“It was sometimes hard for us to go out as a team because there were people all over wanting to be a part of it. We were fighting for the Premier League title, so it was always a big deal when we were out and about in the city. It was great to have the friendship though – there are players I am still really close to now.”

He will be back alongside plenty of those players on Sunday, with a Newcastle side co-managed by Alan Shearer and Les Ferdinand, and including the likes of Robert Lee, Peter Beardsley, Temuri Ketsbaia, John Beresford, Lee Clark and Asprilla, taking on a Manchester United team featuring Gillespie, David May and Clayton Blackmore to raise money for the Alan Shearer Foundation. One shudders to imagine what the post-match night out will be like.

There is still a huge amount of love and affection for that Entertainers-era team, partly no doubt because of Newcastle’s struggles in the intervening two decades, but also because of the thrills and spills they served up on a weekly basis.

That they became ‘everyone’s second-favourite team’ was hardly an accident. They were like the Harlem Globetrotters of the footballing world, with Asprilla often positioned centre court.

“People remember that team and that time with a lot of fondness,” he said. “They were very entertaining games, with a lot of goals in them, and I think people remember that. It was never a defensive game or a boring game to watch – there was always a lot of drama and people fell in love with us.”

Asprilla was on the bench for the 5-0 win over Manchester United, but was the star attraction of the 3-2 win over Barcelona, a game that has come to define the era.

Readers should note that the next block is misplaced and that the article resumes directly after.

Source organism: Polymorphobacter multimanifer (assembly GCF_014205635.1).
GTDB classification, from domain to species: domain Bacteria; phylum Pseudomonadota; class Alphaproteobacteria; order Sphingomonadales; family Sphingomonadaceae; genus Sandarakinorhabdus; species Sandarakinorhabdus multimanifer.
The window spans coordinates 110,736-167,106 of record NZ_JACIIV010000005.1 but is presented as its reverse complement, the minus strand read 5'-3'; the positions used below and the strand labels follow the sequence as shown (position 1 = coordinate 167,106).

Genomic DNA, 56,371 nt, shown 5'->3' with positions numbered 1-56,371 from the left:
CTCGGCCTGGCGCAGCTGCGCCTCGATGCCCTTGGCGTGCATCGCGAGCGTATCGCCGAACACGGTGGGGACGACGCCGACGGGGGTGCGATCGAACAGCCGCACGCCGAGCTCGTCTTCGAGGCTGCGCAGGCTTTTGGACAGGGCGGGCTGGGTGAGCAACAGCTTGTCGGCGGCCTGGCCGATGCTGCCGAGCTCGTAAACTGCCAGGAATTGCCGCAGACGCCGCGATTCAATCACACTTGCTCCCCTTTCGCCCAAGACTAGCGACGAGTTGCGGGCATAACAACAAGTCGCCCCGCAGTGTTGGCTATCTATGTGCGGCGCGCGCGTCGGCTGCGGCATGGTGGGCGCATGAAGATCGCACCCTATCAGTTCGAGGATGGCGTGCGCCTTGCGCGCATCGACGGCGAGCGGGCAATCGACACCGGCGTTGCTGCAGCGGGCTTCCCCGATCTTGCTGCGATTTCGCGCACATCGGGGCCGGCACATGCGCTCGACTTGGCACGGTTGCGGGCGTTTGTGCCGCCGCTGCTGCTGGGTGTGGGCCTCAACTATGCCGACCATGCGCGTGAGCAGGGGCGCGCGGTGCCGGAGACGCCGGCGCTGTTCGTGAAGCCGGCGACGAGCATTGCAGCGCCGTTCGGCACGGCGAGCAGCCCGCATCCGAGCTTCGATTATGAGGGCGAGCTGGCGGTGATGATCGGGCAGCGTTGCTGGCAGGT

“The Barcelona game came at a point where I was at the peak of my career,” he said. “It’s definitely one of the times I look back on now and think, ‘That was one of best moments of my whole football career’. It has gone down in history, and I’m pleased one of my real peaks was achieved here in Newcastle.”

Had things turned out differently, Asprilla could have ended his career at Darlington, and for all he achieved at Newcastle, one of the abiding memories of his time in the North-East was the sight of him being paraded around Feethams by George Reynolds.

“People think I was never going to sign for Darlington, and that it was just a publicity stunt, but that was never the case,” said Asprilla. “I had spoken to the chairman, Mr Reynolds, and I wanted to play for Darlington because I wanted to be based in Newcastle.

The Northern Echo: ARRESTED: Tino Asprilla

“I was settled in my life there, and didn’t mind it was a Third Division team and I would be playing at that level. But I was promised one contract over the phone, and then it was completely different when I actually sat down to start to talk about it. The reality was completely different, so it just didn’t happen.”

And with that recollection, he was up onto his feet and gone, with his friends and associates chasing after him. Even now, he leaves everyone trailing in his wake.

* Sunday’s game at Kingston Park kicks off at 1.30pm. Tickets, priced £10 for adults and £5 for concessions, are available from or on 0871 226 6060. Corporate packages are available on 0191 214 2892.